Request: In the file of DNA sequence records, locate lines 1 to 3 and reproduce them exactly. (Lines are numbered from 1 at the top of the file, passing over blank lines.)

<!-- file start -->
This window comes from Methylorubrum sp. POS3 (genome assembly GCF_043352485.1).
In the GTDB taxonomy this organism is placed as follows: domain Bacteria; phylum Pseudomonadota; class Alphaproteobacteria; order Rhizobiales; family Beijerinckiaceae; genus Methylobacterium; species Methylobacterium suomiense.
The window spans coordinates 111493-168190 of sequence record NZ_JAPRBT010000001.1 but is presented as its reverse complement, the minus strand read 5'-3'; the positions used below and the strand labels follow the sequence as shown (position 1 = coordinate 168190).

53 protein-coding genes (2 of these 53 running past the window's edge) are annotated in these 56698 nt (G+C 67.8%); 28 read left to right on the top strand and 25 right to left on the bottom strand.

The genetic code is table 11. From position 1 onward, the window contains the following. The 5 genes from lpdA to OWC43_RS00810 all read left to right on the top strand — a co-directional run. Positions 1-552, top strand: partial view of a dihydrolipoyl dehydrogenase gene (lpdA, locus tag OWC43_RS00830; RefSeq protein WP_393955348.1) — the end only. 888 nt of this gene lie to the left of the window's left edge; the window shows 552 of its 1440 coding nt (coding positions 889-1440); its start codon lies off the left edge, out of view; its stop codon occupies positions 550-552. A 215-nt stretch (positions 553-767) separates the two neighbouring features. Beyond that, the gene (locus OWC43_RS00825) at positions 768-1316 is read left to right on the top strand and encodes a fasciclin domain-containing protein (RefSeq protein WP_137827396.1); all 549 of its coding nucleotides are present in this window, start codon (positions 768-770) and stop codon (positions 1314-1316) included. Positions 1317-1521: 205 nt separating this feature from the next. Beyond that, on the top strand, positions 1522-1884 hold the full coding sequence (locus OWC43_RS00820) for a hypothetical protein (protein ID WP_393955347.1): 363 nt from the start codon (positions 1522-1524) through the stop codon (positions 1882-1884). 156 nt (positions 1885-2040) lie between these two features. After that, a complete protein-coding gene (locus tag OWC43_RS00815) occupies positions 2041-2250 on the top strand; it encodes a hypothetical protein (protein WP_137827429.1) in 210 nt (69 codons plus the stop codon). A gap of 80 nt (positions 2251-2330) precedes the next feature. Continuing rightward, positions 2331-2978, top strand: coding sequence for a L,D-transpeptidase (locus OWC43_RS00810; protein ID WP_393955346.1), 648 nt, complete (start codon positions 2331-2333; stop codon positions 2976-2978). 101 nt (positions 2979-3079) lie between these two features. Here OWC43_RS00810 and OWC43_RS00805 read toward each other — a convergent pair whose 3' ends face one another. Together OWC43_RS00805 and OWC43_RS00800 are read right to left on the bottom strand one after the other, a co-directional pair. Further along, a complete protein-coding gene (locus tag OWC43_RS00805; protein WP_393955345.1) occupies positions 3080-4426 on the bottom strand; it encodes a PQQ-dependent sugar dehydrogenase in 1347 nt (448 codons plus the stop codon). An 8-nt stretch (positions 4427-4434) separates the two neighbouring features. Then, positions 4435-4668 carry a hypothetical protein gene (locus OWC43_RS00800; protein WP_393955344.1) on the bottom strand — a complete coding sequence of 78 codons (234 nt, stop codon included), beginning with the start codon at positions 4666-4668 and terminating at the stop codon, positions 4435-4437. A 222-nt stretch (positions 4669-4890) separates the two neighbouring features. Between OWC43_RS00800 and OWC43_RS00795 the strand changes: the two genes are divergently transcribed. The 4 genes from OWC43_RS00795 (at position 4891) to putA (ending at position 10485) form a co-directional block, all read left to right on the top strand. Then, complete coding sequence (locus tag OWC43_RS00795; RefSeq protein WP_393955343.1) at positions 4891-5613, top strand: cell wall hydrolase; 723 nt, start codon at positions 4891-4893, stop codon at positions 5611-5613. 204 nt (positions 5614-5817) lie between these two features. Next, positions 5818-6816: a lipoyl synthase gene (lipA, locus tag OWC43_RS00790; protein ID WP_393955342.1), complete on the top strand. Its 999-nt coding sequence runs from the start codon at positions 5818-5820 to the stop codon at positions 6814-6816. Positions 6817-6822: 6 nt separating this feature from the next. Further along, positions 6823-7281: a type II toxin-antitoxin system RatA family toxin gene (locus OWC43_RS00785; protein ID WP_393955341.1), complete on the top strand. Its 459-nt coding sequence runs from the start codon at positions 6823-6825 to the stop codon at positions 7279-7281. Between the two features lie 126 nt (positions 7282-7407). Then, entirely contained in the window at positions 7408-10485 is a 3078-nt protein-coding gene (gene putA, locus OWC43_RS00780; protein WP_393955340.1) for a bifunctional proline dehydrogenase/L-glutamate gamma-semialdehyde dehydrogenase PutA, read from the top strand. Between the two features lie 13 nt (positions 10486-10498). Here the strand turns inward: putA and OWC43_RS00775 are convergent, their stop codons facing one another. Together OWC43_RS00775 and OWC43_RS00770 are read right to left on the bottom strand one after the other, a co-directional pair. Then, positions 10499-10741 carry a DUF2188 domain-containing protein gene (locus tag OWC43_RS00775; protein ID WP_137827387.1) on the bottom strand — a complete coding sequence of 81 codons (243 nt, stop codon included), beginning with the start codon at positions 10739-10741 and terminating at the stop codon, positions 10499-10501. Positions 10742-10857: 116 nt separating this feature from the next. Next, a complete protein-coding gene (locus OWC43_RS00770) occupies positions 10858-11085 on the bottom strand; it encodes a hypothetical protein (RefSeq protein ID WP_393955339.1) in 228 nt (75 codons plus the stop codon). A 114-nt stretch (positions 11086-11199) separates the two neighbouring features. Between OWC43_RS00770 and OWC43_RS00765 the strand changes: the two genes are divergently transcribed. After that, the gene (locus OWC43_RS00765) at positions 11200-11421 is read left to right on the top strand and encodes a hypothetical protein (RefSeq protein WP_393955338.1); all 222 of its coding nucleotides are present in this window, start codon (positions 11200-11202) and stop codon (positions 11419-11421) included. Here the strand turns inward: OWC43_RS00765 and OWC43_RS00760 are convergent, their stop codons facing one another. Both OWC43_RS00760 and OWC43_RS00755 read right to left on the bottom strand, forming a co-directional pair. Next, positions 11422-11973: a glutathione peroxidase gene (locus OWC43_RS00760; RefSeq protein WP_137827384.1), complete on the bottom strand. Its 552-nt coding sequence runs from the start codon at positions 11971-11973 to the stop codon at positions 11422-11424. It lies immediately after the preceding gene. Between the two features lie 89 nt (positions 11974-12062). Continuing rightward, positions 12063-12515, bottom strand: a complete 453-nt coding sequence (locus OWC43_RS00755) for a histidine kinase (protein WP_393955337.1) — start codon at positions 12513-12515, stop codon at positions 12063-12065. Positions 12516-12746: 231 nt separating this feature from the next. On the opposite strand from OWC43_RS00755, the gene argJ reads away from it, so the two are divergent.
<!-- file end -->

This window comes from Methylorubrum sp. POS3 (genome assembly GCF_043352485.1).
In the GTDB taxonomy this organism is placed as follows: domain Bacteria; phylum Pseudomonadota; class Alphaproteobacteria; order Rhizobiales; family Beijerinckiaceae; genus Methylobacterium; species Methylobacterium suomiense.
The window spans coordinates 111493-168190 of sequence record NZ_JAPRBT010000001.1 but is presented as its reverse complement, the minus strand read 5'-3'; the positions used below and the strand labels follow the sequence as shown (position 1 = coordinate 168190).